Legal Aid Society of Cleveland says those who need its help exceeds number it can serve (video)

November 22, 2017

Legal Aid Society of Cleveland says those who need its help exceeds number it can serve (video)

CLEVELAND, Ohio – The Legal Aid Society of Cleveland on Monday thanked 1,100 sponsors and volunteers, honored two of its longtime supporters, and launched an ambitious fundraising challenge from BakerHostetler law firm.

Legal Aid also announced that despite having helped 17,769 people in Cuyahoga, Ashtabula, Geauga, Lake, and Lorain counties last year, the number of people who desperately need its services and legal expertise still exceeds the number of people it has the money to serve.

That’s why BakerHostetler has pledged to match, dollar-for-dollar, every gift to Legal Aid paid by Dec. 1.

Legal Aid awarded its Louis Stokes Paragon Awards, in memory of the late U.S. Congressman, to John Levi and James Sandman of the Legal Services Corporation, the nation’s largest single funder of civil legal aid.

Levi, a partner in Sidley Austin LLP law firm in Chicago, has been chair of Legal Services Corporation’s board since 2009. Sandman, former general counsel for the District of Columbia Public Schools, has been president of Legal Services Corporation since 2011.

Levi accepted his award in Stokes’ name, saying that ensuring that everyone has access to equal justice is not charity. He said his Legal Aid story was helping a veteran suffering from PTSD get the resources he needed to remain in his home and get the treatment he needed after returning from Afghanistan.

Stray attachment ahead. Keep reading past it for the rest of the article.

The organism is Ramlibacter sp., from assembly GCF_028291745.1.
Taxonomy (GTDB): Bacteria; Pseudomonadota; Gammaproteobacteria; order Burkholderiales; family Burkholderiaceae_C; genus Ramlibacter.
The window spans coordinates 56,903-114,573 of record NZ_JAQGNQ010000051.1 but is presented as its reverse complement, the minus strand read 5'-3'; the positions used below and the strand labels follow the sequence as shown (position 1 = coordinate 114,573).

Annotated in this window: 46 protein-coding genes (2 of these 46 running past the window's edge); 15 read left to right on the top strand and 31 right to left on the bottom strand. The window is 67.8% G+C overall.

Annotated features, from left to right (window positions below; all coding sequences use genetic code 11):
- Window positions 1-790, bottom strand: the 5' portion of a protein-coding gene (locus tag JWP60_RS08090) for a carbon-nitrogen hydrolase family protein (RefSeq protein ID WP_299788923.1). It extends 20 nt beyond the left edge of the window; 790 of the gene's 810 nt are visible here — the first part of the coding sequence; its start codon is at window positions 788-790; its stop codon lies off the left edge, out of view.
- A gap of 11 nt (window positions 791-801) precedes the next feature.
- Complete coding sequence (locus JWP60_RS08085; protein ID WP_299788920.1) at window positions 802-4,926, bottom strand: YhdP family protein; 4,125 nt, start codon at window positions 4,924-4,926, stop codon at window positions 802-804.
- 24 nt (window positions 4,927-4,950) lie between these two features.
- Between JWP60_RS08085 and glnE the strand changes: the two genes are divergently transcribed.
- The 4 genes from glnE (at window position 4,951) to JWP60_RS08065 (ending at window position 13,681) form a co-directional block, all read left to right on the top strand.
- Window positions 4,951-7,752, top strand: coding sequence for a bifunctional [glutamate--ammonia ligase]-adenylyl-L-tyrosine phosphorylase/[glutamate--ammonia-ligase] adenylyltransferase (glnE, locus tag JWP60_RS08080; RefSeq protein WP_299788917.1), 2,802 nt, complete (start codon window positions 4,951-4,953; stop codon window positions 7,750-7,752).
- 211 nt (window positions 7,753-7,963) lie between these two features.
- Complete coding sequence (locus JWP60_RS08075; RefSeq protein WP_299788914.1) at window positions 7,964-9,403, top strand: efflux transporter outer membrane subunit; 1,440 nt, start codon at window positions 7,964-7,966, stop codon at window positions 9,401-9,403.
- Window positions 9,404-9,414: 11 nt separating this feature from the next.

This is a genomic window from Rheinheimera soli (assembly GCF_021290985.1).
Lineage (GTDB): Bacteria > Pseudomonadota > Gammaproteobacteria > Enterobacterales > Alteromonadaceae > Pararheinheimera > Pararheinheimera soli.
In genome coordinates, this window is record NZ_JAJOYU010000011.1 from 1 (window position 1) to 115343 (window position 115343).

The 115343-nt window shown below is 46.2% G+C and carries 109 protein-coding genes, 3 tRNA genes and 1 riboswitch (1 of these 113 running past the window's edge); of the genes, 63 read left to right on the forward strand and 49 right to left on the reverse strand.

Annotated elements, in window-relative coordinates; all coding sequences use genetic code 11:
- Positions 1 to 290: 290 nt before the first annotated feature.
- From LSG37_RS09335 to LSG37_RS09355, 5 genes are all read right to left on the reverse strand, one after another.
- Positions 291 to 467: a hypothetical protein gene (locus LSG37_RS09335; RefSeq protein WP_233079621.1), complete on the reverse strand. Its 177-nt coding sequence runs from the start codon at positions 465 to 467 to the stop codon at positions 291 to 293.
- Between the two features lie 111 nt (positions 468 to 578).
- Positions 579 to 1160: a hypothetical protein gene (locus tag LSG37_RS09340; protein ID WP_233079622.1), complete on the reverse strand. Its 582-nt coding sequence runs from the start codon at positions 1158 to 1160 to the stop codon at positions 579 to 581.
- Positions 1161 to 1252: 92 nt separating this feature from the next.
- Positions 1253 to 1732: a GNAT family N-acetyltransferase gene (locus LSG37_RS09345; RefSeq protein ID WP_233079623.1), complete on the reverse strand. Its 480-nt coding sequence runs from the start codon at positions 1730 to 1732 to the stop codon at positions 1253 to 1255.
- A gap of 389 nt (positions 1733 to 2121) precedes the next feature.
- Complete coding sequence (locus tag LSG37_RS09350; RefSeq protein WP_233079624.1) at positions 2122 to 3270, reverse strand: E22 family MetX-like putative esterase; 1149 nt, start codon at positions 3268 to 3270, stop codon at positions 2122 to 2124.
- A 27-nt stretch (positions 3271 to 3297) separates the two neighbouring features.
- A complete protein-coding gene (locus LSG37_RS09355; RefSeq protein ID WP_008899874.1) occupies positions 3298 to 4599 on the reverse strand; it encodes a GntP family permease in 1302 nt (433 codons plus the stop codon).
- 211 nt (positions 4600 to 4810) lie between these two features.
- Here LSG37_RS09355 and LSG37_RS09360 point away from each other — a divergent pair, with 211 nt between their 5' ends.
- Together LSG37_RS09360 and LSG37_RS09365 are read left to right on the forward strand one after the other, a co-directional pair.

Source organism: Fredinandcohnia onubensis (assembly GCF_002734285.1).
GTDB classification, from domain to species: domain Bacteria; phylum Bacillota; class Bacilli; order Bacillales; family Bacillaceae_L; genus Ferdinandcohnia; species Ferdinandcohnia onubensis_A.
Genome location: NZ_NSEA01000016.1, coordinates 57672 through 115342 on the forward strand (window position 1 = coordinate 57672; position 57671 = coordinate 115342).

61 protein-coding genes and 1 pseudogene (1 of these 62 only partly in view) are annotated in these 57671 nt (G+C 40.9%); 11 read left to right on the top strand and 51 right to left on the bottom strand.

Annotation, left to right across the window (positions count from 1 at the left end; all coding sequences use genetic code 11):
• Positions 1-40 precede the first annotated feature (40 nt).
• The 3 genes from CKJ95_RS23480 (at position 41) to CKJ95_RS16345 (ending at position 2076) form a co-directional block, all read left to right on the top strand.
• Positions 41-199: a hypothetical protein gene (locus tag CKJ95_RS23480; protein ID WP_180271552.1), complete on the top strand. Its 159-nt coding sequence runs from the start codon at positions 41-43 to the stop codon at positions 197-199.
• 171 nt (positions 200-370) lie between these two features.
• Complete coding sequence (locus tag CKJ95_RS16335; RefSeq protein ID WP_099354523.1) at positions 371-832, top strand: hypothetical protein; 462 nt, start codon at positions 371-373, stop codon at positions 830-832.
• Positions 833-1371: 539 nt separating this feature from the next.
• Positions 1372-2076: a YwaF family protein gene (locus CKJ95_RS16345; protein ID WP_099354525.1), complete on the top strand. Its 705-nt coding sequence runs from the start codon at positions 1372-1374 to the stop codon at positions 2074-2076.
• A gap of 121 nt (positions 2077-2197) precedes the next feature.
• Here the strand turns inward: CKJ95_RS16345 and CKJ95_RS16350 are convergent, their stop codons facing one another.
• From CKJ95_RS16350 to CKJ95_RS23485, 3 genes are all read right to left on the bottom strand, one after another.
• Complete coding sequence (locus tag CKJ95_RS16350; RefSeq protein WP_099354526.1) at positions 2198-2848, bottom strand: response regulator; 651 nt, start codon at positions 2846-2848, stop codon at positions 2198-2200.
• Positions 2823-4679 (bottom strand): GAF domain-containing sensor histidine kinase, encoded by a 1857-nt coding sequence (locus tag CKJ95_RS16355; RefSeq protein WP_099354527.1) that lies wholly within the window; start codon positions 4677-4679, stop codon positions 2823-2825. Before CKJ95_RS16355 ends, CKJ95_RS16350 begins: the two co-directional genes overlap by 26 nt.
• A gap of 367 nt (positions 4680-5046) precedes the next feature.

Sandman, on the other hand, said: “I don’t deserve this award, but I accept it as a challenge to earn it, and I pledge to his [Stokes’] family that I will.”

Vanetta Jamison, president of Legal Aid’s board of directors, said: “Our theme this year is from the quote by Margaret Mead: ‘Never doubt that a small group of thoughtful, committed citizens can change the world. Indeed, it’s the only thing that ever has.’”

Legal Aid’s Executive Director Colleen Cotter said: “For more than a century, our modus operandi has been building a community in pursuit of justice. A community to extend our outreach, ensuring we are where and when our clients need us.″

According to Cotter, of the cases Legal Aid tackled in 2017:

Almost half of the households included childrenAlmost three-quarters of clients were female56 percent were African American34 percent were white7 percent were Latino83 percent of clients’ households made less than $25,000 a yearThe organization prevented 68 percent of foreclosures and 92 percent of evictionIt removed barriers to education in 84 percent of casesIt secured the safety of clients from domestic violence in 98 percent of casesIt helped 878 U.S. veterans and veteran family members.

This is the #MyLegalAidStory video Goldfarb Weber Creative Media debuted at Legal Aid’s luncheon: